Wilmoth, who works with the schools to coordinate health programs like these, said that the school wants to provide services for the children first.

“The superintendent of Kent city schools, that he is really looking at the whole child,” Wilmoth said. “You can’t just look at academics, you need to look at the impact of health on those academics, and he recognizes that. So he’s always been very supportive of health initiatives in that district too.”

The National Alliance on Mental Health’s website states, “Approximately 1 in 5 youth aged 13–18 (21.4%) experiences a severe mental disorder at some point during their life.”

KRHS Principal Dennis Love said the school is still waiting on an exact date from the partners, but it is probably going to happen sometime in April.

Williams said that they are in the second phase of going through the Institutional Review Board, or the IRB Committee at Akron Children’s Hospital. They are currently reviewing the request to begin this program in the school system.

They are expecting IRB approval within the next month.

“It keeps getting pushed back and I don’t think it’s any fault from Akron Children’s or Kent State,” Love said. “It just has to do with the process they need to go through to get the materials and money and support.”

Photo of KRHS Principal Dennis Love
KRHS Principal Dennis Love poses for a portrait. Photo Courtesy of Dennis Love.

Love attended a meeting at the school board office in spring of last year and that’s when they introduced  the idea of a health screening to him. He immediately assembled a team of high school counselors, school psychologists and health teachers to discuss the screening and formulate questions for the board and partners so they can have information ready for parents.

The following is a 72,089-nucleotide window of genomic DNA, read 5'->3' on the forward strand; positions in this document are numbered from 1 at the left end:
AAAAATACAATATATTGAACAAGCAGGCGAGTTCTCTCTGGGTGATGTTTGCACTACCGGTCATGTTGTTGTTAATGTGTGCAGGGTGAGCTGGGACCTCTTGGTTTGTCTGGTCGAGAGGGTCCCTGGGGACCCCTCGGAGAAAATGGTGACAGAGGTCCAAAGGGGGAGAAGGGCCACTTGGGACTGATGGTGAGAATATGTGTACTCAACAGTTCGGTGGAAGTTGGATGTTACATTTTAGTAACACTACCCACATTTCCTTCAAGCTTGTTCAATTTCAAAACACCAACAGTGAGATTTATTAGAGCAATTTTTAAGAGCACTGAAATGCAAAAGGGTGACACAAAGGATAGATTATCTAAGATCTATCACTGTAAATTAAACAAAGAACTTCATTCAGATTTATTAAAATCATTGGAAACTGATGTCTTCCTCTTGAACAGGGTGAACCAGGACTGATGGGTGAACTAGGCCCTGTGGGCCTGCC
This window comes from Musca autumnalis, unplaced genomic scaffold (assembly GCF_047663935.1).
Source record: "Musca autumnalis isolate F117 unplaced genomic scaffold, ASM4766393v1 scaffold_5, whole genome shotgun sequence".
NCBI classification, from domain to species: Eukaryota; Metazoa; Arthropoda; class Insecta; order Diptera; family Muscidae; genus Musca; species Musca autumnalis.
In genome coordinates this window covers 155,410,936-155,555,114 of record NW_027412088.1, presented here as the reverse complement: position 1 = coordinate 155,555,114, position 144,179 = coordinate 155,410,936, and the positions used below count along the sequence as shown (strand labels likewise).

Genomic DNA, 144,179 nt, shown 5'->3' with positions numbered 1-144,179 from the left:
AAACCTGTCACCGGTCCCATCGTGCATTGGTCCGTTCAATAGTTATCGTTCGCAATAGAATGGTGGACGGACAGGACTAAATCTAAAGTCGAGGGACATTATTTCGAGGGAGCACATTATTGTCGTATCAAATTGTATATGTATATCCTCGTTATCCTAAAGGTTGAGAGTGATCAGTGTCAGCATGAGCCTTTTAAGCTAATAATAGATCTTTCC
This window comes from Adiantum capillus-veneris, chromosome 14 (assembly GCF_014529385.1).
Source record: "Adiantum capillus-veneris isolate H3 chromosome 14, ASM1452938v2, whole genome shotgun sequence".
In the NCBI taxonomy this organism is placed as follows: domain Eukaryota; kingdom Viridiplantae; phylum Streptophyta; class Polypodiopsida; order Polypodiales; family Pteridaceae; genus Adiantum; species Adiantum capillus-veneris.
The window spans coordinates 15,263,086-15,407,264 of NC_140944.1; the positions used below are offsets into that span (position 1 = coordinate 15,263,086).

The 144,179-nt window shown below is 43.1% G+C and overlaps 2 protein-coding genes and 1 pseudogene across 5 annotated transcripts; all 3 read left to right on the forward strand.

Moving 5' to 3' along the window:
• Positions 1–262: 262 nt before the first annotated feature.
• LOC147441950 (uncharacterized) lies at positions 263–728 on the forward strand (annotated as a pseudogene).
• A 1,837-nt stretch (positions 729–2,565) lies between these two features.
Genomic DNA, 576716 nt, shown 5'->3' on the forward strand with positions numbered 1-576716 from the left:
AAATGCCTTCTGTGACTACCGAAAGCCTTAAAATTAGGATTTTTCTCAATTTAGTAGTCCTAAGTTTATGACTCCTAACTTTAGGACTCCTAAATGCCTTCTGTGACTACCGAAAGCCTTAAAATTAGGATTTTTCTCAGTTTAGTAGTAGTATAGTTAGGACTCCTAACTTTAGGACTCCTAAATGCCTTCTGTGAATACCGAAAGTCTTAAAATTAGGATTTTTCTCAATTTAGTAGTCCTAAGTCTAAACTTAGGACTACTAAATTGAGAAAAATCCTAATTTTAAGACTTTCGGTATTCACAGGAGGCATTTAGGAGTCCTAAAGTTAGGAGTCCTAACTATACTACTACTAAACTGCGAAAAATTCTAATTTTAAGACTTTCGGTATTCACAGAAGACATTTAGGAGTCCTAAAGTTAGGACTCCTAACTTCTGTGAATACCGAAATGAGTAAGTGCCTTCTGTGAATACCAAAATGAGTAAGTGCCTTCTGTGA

“Even though I had questions and concerns, I feel really good about working with both organizations. They’re very reputable,” Love said. “The screening is a great resource for us to know right away who needs assistance.”

The high school has counselors on site for each grade and pays local centers like Coleman Professional and Townhall II for additional services. There is also a resource officer who helps gets students pointed in the right direction.

Love said, since January, KRHS has been releasing students early on Wednesdays at 1:42 pm so teachers and administrators can participate in professional development initiatives. These sessions last until 3 pm. The first initiative is mental health awareness. They’ve spent seven or eight weeks going over articles, reviewing surveys completed by their students and finding as much information that they can about what bothers students. They’re focused on learning how best to approach and respond to mental health and substance abuse.

In addition to the professional development sessions, the Kent School District established a mental health program, “Red Flags K-12,” that helps teachers identify students with needs and what steps they should take after identifying.

“It’s made me a better administrator, it’s made me a better teacher, it’s made me a better father,” Love said, referring to educating himself on adolescent mental health issues.

Sam: Map, Love interview
Kellie: Infographic, Williams & Wilmoth Interview